How Atlanta And Reservation Dogs Showcase Peak TV’s Newest And Coolest Trend

One of the truly universal human experiences is feeling the surreal. It's a feeling almost beyond explanation, a tingling at the back of your neck and the knowledge that something isn't quite right. It's uncomfortable and impossible to forget. It feels like there is a world just beyond our own that occasionally spills over, bringing the mystical and bizarre into our otherwise mundane existence. The act of simply living can feel surreal, especially if you're someone who has been marginalized because of their identity. 

There's something deeply human about feeling trapped in a world you don't quite understand, and it translates across cultures and experiences — so it really shouldn't be surprising that some of the best shows on television are using the surreal to tell earnest, authentic stories about living just outside the margins. The FX series "Atlanta," now in its fourth and final season, uses Afrosurrealism to depict life as a Black person in a racist world, while "Reservation Dogs" uses its own sweet surrealism to highlight the unique challenges facing Indigenous people living on reservations.

Both "Atlanta" and "Reservation Dogs" have supernatural characters, magical moments, and unexplainable mysteries, yet both feel firmly cemented in our own reality. The strangeness of the world helps audiences understand the bizarre and all-too-real experience of being marginalized by society. 

The Slightly Scary Surreal As A Gateway

In 2016, when the world still only felt a tiny bit bizarre, "Atlanta" was a surprising breath of fresh air that challenged the television landscape with its unflinching look at police brutality, mental illness, rap culture, and more. Series creator Donald Glover told Time magazine that he wanted to create a series where people of all life experiences could understand the reality of Black folks: "The thesis was: How do we make people feel black?"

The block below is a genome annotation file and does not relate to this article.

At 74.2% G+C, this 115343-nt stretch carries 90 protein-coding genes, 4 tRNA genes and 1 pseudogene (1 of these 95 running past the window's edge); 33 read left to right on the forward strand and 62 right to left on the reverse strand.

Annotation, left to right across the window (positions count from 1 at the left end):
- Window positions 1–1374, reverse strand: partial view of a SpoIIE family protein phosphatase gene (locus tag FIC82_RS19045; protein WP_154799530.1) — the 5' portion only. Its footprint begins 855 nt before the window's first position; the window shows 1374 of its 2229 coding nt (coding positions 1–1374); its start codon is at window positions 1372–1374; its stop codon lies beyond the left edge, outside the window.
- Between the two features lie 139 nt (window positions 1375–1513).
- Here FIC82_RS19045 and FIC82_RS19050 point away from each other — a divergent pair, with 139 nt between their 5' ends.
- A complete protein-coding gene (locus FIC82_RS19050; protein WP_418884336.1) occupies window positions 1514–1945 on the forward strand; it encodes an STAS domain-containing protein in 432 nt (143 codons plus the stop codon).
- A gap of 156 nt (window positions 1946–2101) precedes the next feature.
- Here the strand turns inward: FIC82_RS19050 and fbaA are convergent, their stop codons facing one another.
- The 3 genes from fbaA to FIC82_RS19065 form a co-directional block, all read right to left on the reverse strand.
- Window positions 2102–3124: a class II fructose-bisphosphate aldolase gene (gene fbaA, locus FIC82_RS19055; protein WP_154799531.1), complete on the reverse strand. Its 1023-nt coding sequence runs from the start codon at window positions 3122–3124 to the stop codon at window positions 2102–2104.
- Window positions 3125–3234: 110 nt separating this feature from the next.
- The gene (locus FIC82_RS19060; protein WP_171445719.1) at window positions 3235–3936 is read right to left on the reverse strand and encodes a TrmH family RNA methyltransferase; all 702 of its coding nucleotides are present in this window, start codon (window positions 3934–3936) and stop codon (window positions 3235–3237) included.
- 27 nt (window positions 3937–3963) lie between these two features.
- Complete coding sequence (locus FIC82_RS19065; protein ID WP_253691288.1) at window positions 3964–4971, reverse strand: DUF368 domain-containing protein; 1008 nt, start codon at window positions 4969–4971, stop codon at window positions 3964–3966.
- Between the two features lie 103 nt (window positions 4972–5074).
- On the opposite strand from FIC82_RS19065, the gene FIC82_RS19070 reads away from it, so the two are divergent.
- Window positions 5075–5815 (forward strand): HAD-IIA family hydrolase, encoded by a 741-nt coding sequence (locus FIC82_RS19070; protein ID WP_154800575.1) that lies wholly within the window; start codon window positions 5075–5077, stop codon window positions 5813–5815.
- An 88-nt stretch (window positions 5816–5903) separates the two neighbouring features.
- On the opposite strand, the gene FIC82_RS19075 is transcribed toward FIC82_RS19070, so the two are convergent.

That first season of "Atlanta" was truly mind-blowing, and each subsequent season has upped the ante with its surrealist moments. The season 2 episode "Teddy Perkins" really showed audiences what the show could do, commenting on the nature of fame and familial abuse using a Michael Jackson-like character named Teddy Perkins. Glover played Perkins in unsettling makeup, never blinking. In season 4, Glover portrays a spoof of Atlanta filmmaker Tyler Perry that's one part Willy Wonka and one part Jigsaw from "Saw." The surreal world of "Atlanta" is frequently a frightening one, with all kinds of human monsters lurking around every corner. 

I am hilariously, obscenely white, the kind of white that's as basic as mayonnaise on Wonder bread. I don't have the experiences of the characters in "Atlanta," but watching the series has helped me wrap my brain around some of it. The surreal nature of "Atlanta" helps create a unique sense of empathy, because we identify with these characters on a human level despite our potential differences. I may not know what it's like to be a Black man in Atlanta, but I do know what it's like to be afraid and misunderstood, and "Atlanta" helps connect those feelings into a better understanding of others.